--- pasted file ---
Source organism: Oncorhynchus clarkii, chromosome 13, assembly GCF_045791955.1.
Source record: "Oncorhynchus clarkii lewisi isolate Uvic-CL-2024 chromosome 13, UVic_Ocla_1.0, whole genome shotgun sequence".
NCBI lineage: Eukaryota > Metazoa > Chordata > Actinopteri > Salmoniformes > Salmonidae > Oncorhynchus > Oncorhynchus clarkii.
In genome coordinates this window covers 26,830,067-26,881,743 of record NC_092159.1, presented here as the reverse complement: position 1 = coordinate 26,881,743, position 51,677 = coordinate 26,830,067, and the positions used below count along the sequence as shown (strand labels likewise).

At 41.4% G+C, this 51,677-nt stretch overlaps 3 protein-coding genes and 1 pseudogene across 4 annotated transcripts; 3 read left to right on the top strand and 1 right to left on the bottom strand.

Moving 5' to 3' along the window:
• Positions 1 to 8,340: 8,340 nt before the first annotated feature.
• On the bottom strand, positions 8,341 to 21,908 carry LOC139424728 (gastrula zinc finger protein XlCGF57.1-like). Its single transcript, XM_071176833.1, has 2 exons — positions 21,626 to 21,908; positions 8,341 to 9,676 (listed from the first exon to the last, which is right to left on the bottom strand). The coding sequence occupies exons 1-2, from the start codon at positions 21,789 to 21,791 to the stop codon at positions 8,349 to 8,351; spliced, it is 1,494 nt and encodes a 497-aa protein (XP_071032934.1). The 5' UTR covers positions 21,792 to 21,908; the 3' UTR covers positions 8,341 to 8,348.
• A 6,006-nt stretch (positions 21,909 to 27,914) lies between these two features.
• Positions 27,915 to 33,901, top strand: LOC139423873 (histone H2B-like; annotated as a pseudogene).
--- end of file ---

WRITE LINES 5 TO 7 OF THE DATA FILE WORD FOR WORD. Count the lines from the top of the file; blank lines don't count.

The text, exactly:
At 41.4% G+C, this 51,677-nt stretch overlaps 3 protein-coding genes and 1 pseudogene across 4 annotated transcripts; 3 read left to right on the top strand and 1 right to left on the bottom strand.

Moving 5' to 3' along the window:
• Positions 1 to 8,340: 8,340 nt before the first annotated feature.